News at Medicine - May 2014 - Embryology professor engaged in teaching

 
Embryology professor engaged in teaching
May 5, 2014
Dr. Gary Paterno has a lot of fun teaching, and the medical students in his embryology class appreciate his style so much that they successfully nominated him for the MUN Student Union Excellence in Teaching Award and Outstanding Contribution to Student Life, presented April 10, 2014.
 
The nomination came from the medical student classes of 2016 and 2017.  “To be put forward by your students is a very big deal for me,” said Dr. Paterno, who loves to use props during his lectures, such as a sword he uses as a pointer and to slice-and-dice preserved specimens.
 
Chelsea Ash, president of the Class of 2017, nominated Dr. Paterno for the award, which was supported by three student letters of support.
 
David Lundrigan (Class of 2017) noted that his class has had many instructors since beginning medical school in September. “All of these instructors have busy schedules outside teaching; therefore, it’s difficult and rare to encounter one who will go leagues out of his or her way just to ensure that the students get the best quality of teaching possible. Our embryology professor, Dr. Gary Paterno, is a perfect example of this kind of instructor. Our class feels that this man embodies everything one needs to properly teach medical students and to make a real impact in our learning the embryology subject area in preparation for our future medical careers.”
 
Mr. Lundrigan said Dr. Paterno “is extremely engaged with our class and has, in many cases, gone well beyond the expectations for any instructor. When we have lectures, Dr. Paterno will usually get to class 10 to 15 minutes before schedule and chat with us outside the lecture hall. This may seem minor, but many instructors do not do this.”
Mr. Lundrigan added that it is easy to start a conversation with Dr. Paterno. “He is very down to earth and is always friendly and ready for a chat not only about embryology material, but also about how we are doing with our medical school lives in general.  In class, he always makes a point to give students an opportunity to comment or ask questions.  He will take extra time to explain things to a student who does not fully grasp a concept.”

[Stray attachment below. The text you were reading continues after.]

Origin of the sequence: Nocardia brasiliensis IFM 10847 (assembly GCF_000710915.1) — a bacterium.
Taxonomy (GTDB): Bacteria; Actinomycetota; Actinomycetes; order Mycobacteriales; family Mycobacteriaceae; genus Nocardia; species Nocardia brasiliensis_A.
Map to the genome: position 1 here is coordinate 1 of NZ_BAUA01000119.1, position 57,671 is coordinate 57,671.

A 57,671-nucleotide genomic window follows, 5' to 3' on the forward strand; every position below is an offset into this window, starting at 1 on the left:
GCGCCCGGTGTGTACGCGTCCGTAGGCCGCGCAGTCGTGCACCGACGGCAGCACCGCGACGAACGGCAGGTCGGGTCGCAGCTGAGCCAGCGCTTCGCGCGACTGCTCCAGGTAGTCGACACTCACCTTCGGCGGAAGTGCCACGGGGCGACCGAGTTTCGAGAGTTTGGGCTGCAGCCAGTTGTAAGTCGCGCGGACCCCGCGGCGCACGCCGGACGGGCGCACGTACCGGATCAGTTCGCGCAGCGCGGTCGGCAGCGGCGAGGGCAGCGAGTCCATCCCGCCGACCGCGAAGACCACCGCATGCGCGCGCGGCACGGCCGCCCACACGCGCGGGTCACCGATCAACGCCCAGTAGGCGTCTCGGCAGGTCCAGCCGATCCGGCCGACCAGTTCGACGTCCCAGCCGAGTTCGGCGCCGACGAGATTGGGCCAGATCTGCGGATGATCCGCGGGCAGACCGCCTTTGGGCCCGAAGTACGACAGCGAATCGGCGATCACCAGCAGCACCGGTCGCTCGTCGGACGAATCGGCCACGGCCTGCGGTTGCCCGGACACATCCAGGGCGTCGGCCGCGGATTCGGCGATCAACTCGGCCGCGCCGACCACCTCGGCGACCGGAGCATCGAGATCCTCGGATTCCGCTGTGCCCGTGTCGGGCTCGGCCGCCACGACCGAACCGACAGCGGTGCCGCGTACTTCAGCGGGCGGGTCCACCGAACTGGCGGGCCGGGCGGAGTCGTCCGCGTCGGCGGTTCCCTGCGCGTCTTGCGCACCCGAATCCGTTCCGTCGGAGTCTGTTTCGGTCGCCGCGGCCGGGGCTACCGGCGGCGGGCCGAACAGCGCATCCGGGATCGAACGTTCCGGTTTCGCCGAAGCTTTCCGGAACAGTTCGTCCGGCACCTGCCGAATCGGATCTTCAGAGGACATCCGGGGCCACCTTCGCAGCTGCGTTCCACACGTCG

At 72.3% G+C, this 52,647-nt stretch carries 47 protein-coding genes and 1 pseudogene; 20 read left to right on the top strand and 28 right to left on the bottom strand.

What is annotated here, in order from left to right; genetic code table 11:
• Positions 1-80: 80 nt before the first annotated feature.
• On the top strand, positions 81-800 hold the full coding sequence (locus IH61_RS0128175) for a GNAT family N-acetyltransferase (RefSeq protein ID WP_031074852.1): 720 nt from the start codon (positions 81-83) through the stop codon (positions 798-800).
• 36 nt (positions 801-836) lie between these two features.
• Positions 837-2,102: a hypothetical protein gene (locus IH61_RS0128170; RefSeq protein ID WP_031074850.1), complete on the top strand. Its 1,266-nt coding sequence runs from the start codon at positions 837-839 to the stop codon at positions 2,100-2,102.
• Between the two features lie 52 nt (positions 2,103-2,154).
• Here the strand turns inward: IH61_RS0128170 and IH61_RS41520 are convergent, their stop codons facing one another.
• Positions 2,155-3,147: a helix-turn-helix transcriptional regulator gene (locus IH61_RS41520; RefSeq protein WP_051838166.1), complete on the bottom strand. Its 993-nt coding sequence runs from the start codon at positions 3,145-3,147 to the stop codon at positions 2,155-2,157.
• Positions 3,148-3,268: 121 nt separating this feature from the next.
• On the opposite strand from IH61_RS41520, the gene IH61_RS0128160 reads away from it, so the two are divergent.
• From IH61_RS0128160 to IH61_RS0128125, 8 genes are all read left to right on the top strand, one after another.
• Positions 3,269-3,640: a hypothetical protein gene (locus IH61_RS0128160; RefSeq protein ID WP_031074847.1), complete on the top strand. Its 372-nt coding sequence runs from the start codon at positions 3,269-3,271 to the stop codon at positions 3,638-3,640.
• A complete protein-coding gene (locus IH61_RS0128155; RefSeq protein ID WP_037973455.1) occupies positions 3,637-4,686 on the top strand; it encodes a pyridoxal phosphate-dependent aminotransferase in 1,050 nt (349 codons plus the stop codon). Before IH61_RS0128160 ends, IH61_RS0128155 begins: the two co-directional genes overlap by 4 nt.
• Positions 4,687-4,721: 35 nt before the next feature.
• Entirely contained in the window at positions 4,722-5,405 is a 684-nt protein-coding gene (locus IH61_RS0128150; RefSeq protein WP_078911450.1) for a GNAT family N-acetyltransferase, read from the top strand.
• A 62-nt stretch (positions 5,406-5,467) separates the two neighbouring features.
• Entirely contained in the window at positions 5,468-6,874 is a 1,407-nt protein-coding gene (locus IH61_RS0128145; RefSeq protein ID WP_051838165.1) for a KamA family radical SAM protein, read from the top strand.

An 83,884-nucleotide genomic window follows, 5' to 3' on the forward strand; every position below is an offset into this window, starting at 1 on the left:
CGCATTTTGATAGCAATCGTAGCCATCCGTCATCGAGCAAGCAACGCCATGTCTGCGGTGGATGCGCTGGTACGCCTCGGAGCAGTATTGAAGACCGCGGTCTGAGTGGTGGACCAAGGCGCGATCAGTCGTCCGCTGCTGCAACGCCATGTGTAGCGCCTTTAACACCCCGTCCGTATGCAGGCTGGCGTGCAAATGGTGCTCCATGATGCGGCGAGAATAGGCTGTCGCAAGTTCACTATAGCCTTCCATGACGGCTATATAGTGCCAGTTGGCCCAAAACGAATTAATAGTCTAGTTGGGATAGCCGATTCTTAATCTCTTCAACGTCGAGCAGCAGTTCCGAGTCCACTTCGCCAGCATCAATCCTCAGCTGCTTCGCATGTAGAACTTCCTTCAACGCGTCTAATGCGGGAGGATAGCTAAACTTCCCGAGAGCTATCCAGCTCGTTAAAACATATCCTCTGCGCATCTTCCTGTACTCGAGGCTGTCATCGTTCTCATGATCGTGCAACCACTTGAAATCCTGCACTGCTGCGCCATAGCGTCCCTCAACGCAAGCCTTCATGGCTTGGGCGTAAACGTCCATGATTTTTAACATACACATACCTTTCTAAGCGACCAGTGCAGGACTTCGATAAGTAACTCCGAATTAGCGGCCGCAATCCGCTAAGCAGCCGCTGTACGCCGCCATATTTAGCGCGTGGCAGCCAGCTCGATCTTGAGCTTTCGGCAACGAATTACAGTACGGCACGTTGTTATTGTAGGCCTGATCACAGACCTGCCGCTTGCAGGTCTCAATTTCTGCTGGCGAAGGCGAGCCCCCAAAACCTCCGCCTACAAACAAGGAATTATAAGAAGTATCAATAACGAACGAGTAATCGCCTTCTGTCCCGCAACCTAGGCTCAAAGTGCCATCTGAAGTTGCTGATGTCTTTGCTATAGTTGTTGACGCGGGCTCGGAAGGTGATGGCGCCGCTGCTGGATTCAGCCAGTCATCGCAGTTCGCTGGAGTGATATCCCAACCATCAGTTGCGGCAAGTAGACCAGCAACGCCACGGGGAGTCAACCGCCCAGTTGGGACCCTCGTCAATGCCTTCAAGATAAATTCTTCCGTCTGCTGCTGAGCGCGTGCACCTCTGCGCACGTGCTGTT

The students also appreciate that Dr. Paterno is very approachable on an electronic level as well.  “I have e-mailed him several times regarding tutorials and clarifications on topics and he always responds in a timely, friendly, and informative manner,” said Mr. Lundrigan.
 
The students also cited Dr. Paterno’s excellent communication skills. “The topic of embryology can be extremely difficult to grasp and visualize,” said Mr. Lundrigan. “Dr. Paterno has very innovative ways of demonstrating complex topics. For example, he will often use visual aids such as balloons to describe different types of embryonic membranes. He has students volunteer to wear plastic bags in order to help us to visualize various types of membranous layers in the developing fetus. These are concepts that no amount of reading or diagrams will help one to truly understand the idea. He can help us visualize these processes in a way that comes close to us actually seeing the developmental event occur in real time!  Dr. Paterno will also take the time to really focus on important parts of a lecture for our complete understanding instead of having us rely primarily on self-directed learning in order to grasp the main ideas.”
 
Matt Eagles (Class of 2017) also wrote a letter of support. “Dr. Paterno is charged with teaching embryology: the development of a human, from a single celled organism to a full fetus. It is a topic that can come across as intimidating, as it deals with a myriad of simultaneous processes, none of which are simple. However, Dr. Paterno goes to great lengths to make the material accessible. He employs different props and demonstrations to allow the class to better relate to the microscopic processes involved in human development.  Furthermore, he does a wonderful job of helping students triage information.”

As with all of the biological sciences, the vast amount of information is overwhelming to students, said Mr. Eagles. “Thankfully Dr. Paterno is adamant about what material students must know, and what is less important. He always makes time for his students; he schedules tutorials during his free time to help review before exams, and after every one of his lectures or labs, he is sure to answer every last question from his students, regardless if it is well past the scheduled end time.”
 
Dr. Paterno is donating the $500 he received with the award to the students, to do with as they wish. “As a teacher, there is no better reward than being recognized by your students. I encourage my students to give back and be teachers all their lives.
 
“I still get emails from former students  who have been in practice for 15 years who send me info  or cases they have been involved in and say “hey Dr. P. this would be really cool to talk about in embryology class," or "you know that crazy left-sided colon you talked about 10 years ago  .. Well I finally saw a case and thought of your class!”
 
“It’s this kind of feedback that gives me the most satisfaction,” said Dr. Paterno.


Dr. Paterno illustrates his sword "prop" with students (from left):Matt Eagles, Alison Howley (Med 2), Dave Lundrigan and Chelsea Ash.